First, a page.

This is an honest piece of language that could actually help solve 
California's problems, and I think we need to continue to have an 
honest debate.
  Mr. CALVERT. Obviously, this is an emotional subject. It is not just 
water that is going to the Central Valley, also to the southern 
California region for the millions of people who live there.
  We don't want to see water wasted. This year, we saw hundreds and 
hundreds of thousands of acre-feet of water being released through the 
delta, really, with not saving one fish. Even independent agencies will 
privately agree that they were overly conservative

[[Page H4774]]

when they were managing the pump operations of late.
  So this suffering that is going on is terrible. It needs to come to 
an end. I certainly oppose this amendment and urge a ``no'' vote.
  Mr. Chair, I yield back the balance of my time.
  The Acting CHAIR. The question is on the amendments en bloc offered 
by the gentleman from California (Mr. McNerney).
  The question was taken; and the Acting Chair announced that the noes 
appeared to have it.
  Mr. McNERNEY. Mr. Chairman, I demand a recorded vote.
  The Acting CHAIR. Pursuant to clause 6 of rule XVIII, further 
proceedings on the amendments offered by the gentleman from California 
will be postponed.


                Amendment No. 41 Offered by Mr. Grijalva

  The Acting CHAIR. It is now in order to consider amendment No. 41 
printed in House Report 114-683.
  Mr. GRIJALVA. Mr. Chairman, I have an amendment at the desk.
  The Acting CHAIR. The Clerk will designate the amendment.
  The text of the amendment is as follows:

       Page 183, strike line 23 and all that follows through page 
     184, line 15.

  The Acting CHAIR. Pursuant to House Resolution 820, the gentleman 
from Arizona (Mr. Grijalva) and a Member opposed each will control 5 
minutes.
  The Chair recognizes the gentleman from Arizona.
  Mr. GRIJALVA. Mr. Chairman, I offer an amendment to strike section 
453 from the underlying bill.
  Section 453 restricts funds from being used to establish a national 
monument pursuant to the Antiquities Act in several Western counties, 
including Maricopa County in Arizona, a portion of which I represent in 
Congress.
  I understand the Member who inserted this language into the bill 
during committee consideration is generally opposed, if not totally 
opposed, to the use of the Antiquities Act.
  This section restricts the use of the Antiquities Act on over 160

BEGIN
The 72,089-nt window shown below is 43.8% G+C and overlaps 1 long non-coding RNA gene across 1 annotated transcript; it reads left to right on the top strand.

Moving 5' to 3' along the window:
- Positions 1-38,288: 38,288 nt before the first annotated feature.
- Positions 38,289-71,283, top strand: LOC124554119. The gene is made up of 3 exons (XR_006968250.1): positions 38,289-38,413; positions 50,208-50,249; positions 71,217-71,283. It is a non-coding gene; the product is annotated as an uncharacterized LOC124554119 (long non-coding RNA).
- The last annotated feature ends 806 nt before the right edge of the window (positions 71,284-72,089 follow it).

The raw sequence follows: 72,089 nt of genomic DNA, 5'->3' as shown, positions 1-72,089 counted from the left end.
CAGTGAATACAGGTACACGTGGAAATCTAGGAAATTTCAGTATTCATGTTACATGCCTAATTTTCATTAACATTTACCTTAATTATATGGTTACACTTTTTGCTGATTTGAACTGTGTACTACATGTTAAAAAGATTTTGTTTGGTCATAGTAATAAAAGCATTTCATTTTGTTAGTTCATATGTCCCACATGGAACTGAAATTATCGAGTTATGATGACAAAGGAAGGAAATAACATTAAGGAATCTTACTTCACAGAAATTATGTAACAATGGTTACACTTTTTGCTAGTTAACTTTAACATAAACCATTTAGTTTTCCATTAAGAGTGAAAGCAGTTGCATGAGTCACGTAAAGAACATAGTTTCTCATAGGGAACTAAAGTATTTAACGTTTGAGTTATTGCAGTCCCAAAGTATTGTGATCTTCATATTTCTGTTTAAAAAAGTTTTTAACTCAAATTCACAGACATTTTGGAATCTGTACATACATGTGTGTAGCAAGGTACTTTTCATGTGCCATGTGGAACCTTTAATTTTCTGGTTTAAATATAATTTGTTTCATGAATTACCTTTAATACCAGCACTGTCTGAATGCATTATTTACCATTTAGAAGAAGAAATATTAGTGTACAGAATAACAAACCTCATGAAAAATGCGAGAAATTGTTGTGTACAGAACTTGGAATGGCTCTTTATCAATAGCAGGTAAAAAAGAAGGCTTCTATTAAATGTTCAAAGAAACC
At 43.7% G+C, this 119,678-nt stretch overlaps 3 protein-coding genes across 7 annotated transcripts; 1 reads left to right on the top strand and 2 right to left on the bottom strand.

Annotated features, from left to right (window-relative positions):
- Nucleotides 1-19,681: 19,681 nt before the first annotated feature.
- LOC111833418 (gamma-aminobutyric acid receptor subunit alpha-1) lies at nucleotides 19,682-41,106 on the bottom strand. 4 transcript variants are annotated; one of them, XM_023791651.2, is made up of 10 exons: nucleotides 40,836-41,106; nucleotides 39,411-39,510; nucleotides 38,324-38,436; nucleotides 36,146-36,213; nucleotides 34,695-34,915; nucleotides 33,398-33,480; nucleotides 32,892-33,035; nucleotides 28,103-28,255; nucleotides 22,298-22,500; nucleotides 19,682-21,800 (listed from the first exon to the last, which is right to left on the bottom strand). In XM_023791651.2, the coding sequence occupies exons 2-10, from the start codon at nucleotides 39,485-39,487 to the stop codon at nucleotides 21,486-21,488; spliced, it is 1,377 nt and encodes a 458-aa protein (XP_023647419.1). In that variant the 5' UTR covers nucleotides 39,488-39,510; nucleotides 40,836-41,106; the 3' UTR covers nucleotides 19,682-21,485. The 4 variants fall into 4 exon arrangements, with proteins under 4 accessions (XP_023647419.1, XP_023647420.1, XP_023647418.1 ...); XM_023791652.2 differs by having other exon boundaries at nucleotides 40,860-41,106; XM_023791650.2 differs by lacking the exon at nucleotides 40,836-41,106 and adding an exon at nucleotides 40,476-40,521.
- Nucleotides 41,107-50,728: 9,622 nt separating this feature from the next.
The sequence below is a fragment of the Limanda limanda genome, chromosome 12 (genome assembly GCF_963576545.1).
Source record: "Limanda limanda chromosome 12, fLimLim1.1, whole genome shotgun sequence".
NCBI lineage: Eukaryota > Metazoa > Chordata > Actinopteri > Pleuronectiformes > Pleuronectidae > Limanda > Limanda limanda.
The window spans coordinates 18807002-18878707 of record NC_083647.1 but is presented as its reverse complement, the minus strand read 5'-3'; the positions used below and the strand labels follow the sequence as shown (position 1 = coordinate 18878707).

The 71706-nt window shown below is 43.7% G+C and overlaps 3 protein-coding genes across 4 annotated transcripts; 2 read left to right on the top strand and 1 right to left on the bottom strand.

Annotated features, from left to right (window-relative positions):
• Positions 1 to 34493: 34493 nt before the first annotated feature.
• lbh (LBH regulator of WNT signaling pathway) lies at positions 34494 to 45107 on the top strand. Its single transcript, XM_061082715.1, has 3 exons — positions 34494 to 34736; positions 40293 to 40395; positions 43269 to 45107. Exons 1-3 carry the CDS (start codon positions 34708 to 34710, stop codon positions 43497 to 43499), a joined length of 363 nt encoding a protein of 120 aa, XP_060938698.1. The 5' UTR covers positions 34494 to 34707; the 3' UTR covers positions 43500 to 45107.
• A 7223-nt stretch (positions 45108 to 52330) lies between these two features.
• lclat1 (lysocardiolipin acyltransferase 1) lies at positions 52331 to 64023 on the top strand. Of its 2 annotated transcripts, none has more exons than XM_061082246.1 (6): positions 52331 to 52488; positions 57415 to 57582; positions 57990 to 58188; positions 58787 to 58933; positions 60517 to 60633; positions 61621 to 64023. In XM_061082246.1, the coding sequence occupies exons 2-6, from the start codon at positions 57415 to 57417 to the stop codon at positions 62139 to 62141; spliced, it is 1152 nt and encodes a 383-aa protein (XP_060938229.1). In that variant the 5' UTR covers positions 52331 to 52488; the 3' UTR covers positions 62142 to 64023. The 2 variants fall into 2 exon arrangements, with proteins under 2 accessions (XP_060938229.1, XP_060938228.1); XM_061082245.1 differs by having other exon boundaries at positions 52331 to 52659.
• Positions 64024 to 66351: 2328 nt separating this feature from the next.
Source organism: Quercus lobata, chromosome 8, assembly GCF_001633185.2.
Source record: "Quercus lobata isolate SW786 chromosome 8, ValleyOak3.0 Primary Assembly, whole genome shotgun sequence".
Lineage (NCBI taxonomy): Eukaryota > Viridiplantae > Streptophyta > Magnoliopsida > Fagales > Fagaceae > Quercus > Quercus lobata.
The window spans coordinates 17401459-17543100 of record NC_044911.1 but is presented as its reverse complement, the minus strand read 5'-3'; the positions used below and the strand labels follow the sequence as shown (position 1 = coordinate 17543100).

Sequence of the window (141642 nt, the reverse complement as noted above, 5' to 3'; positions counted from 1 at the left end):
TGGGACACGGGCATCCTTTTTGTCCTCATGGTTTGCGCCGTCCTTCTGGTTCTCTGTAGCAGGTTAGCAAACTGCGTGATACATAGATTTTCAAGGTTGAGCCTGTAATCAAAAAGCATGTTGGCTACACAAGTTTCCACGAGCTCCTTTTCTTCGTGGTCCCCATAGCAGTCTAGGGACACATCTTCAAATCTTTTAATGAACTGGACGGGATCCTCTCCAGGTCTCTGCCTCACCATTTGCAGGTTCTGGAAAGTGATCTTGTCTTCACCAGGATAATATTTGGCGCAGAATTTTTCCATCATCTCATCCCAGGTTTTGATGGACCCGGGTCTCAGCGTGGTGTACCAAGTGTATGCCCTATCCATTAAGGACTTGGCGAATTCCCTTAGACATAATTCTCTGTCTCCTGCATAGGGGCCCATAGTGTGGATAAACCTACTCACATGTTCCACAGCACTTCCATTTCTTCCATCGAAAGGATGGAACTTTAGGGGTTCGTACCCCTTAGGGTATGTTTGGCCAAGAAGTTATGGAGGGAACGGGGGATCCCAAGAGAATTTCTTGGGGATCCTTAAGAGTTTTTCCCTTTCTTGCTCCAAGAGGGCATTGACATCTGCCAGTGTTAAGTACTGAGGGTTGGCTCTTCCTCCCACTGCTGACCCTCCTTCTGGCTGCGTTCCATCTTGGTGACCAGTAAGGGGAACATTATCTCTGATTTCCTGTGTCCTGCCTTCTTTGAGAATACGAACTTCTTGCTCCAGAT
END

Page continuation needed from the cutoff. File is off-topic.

million acres of public land, nearly one-quarter of all Federal land in 
the lower 48. I know that many of the Members of Congress who represent 
these areas do not support this blanket restriction on the use the 
Antiquities Act.
  So that we are absolutely clear, these monuments can be established 
only on land already owned by the Federal Government. This is how 
Federal lands should be preserved. It is not about adding more land to 
the Federal estate.
  Since Theodore Roosevelt's designation of the first national 
monument, Devils Tower in Wyoming, 16 Presidents from both parties have 
used the Antiquities Act to protect more than 160 of America's best 
known and most loved landscapes; only 3 Presidents have not.
  America's public places are becoming more and more inclusive, more 
representative of all Americans, and as President Obama has 
demonstrated with the use of the Antiquities Act, more representative 
of the real reality, history, culture, and special places of this 
Nation that represent all people. That is why, presently, I am working 
with the region's Native American communities and, in earnest, I have 
asked the President to designate the Greater Grand Canyon Heritage 
National Monument on public land surrounding the Grand Canyon.
  Section 435 of this bill will jeopardize not only that effort, but 
other efforts around the country to honor, recognize, and protect our 
most cherished cultural, historic, and natural resources, and it should 
be removed from the bill.
  I urge my colleagues to stand up in defense of the Antiquities Act 
and support my amendment to strike Section 435 from this bill.
  Mr. Chairman, I reserve the balance of my time.
  Mr. CALVERT. Mr. Chairman, I rise in opposition to the gentleman's 
amendment.
  The Acting CHAIR. The gentleman from California is recognized for 5 
minutes.
  Mr. CALVERT. Mr. Chairman, I yield 2 minutes to the gentleman from 
Utah (Mr. Stewart).
  Mr. STEWART. Mr. Chairman, some 20 years ago, President Clinton went 
to Arizona and he pointed across the border into Utah, in my district, 
and he said: I'm creating a national monument over there--nearly 2 
million acres.
  He did not have the courage to come to Utah to defend this monument 
nor to create it because he knew that the local people did not support 
it. That monument has been incredibly unpopular since then. It has 
kicked ranchers off the range. It has decimated the local economies, 
until we have reached this point, where some of the local school 
districts have had to declare an emergency because their schools are 
dying and their children are having to ride a bus for 2 hours, one way, 
2 hours, to go to school. Why? Because there are no jobs that can 
support a family, and people are having to leave.
  Local input is so important to the creation of these monuments, and 
there are examples where local input and where people collaborating 
have worked together and come to a great solution. Rob Bishop has done 
that. Just yesterday, we held a bipartisan press conference where we 
had local mayors, Republicans and Democrats, on what we called the 
Mountain Accord.
  I am asking President Obama, please, come to my State. Talk to the 
people in my district. See what they think about this monument. Come